NEW YORK CITY – This week, the 2nd Circuit Court of Appeals in NYC will hear oral argument in Zarda v. Altitude Express, Inc., a key federal employment discrimination lawsuit out of New York that concerns a man, Don Zarda, who was fired from his job as a skydiving instructor because of his sexual orientation.
The case will be heard en banc, meaning before the full 2nd Circuit court — a rare phenomenon that has taken place only a handful of times in the last decade, and a strong indicator of the case’s significance. The court will reconsider an exclusionary 17-year-old legal precedent that states employment discrimination based on sexual orientation is not prohibited under federal law. The 2nd Circuit has jurisdiction over Connecticut, Vermont and New York.
Notably, the Department of Justice (DOJ) and the Equal Employment Opportunity Commission (EEOC) will argue against each other, in a rare split between two federal government agencies over the same issue. The DOJ claims that discrimination based on sexual orientation has nothing to do with gender, while the EEOC, which oversees discrimination complaints in the workplace, will testify on the opposite side and support the plaintiff’s claim of discrimination under Title VII of the Civil Rights Act of 1964, which prohibits discrimination based on sex.
Courts are increasingly taking up the question of whether federal laws prohibiting discrimination based on sex also prohibit discrimination based on sexual orientation. In April, the 7th Circuit Court of Appeals issued a groundbreaking decision in favor of Lambda Legal’s client, Kimberly Hively, who was fired from her job as a teacher because she is a lesbian; and held that employment discrimination based on sexual orientation is illegal under Title VII — the first time a federal appellate court has ever reached this conclusion. Earlier this month, Lambda Legal filed a petition urging the Supreme Court to review Evans v. Georgia Regional Hospital, a potentially landmark case dealing with workplace discrimination based on sexual orientation.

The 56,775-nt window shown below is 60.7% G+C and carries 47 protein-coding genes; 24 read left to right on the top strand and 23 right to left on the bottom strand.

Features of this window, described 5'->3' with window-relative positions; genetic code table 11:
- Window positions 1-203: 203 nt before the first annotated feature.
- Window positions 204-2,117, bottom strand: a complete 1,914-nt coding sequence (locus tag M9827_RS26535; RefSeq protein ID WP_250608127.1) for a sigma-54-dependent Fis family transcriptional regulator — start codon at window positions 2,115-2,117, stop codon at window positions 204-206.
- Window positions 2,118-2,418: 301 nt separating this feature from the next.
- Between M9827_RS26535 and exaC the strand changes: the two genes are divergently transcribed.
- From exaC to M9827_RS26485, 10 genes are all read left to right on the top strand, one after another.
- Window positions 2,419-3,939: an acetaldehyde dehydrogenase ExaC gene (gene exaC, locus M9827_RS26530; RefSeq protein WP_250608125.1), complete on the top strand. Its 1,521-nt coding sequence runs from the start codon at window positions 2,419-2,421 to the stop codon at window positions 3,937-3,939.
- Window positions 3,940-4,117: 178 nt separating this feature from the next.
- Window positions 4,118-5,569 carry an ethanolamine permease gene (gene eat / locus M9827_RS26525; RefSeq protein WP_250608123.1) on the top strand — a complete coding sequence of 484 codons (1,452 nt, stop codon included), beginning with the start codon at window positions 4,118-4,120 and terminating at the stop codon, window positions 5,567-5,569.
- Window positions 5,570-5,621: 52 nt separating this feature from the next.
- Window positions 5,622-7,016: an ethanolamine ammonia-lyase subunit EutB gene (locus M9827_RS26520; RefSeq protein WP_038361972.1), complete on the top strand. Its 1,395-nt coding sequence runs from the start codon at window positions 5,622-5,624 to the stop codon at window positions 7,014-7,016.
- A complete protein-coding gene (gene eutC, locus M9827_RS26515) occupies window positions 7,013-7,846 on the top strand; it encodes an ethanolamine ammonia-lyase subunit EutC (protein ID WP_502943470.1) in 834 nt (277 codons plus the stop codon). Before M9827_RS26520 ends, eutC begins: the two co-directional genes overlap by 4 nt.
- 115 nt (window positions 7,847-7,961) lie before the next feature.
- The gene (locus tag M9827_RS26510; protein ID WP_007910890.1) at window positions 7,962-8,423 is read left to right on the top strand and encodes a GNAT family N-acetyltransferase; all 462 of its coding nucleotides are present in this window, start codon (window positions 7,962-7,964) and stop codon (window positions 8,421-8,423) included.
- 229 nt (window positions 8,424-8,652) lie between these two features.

In June, 50 businesses representing more than 370,000 employees filed a friend-of-the-court brief in support of the plaintiff. It marked the first time that businesses have explicitly taken the legal position that discrimination in employment based on sexual orientation is illegal under Title VII. The list of signers includes Google, Microsoft, Viacom, Spotify, CBS, Ben & Jerry’s, Levi Strauss & Co., and more.
Media may attend the oral argument on Tuesday, but no electronics — including cameras and cell phones — are permitted inside the courthouse. To RSVP for the press conference or to arrange an interview with key players in the case, email firstname.lastname@example.org.
Following the oral argument, the attorney and loved ones of the plaintiff, Lambda Legal attorney Greg Nevins, and organizations involved in the case will host a press conference across the street from the courthouse.
WHO: Attorney Gregory Antollino, a New York-based lawyer with a long history of trying employment discrimination cases; attorney Greg Nevins of Lambda Legal, the nation’s oldest LGBT civil rights legal organization; and loved ones of the plaintiff.
WHAT: Press conference and availability in support of plaintiff Donald Zarda. The press conference will immediately follow oral argument in Zarda v. Altitude Express, Inc. in front of the en banc 2nd Circuit Court of Appeals.
WHERE: Foley Square near the corner of Centre St. and Pearl St., directly across the street from Thurgood Marshall Courthouse, 40 Foley Square, 17th Floor, Room 1703, New York, NY, which is the courthouse in which oral argument will take place.
WHEN: Tuesday, September 26. Oral argument will start at 2pm EST, with the press conference following at approximately 3pm EST.
Thank you to Freedom for All Americans – the bipartisan campaign to secure full nondiscrimination protections for LGBT people nationwide. Their work brings together Republicans and Democrats, businesses large and small, people of faith, and allies from all walks of life to make the case for comprehensive nondiscrimination protections that ensure everyone is treated fairly and equally.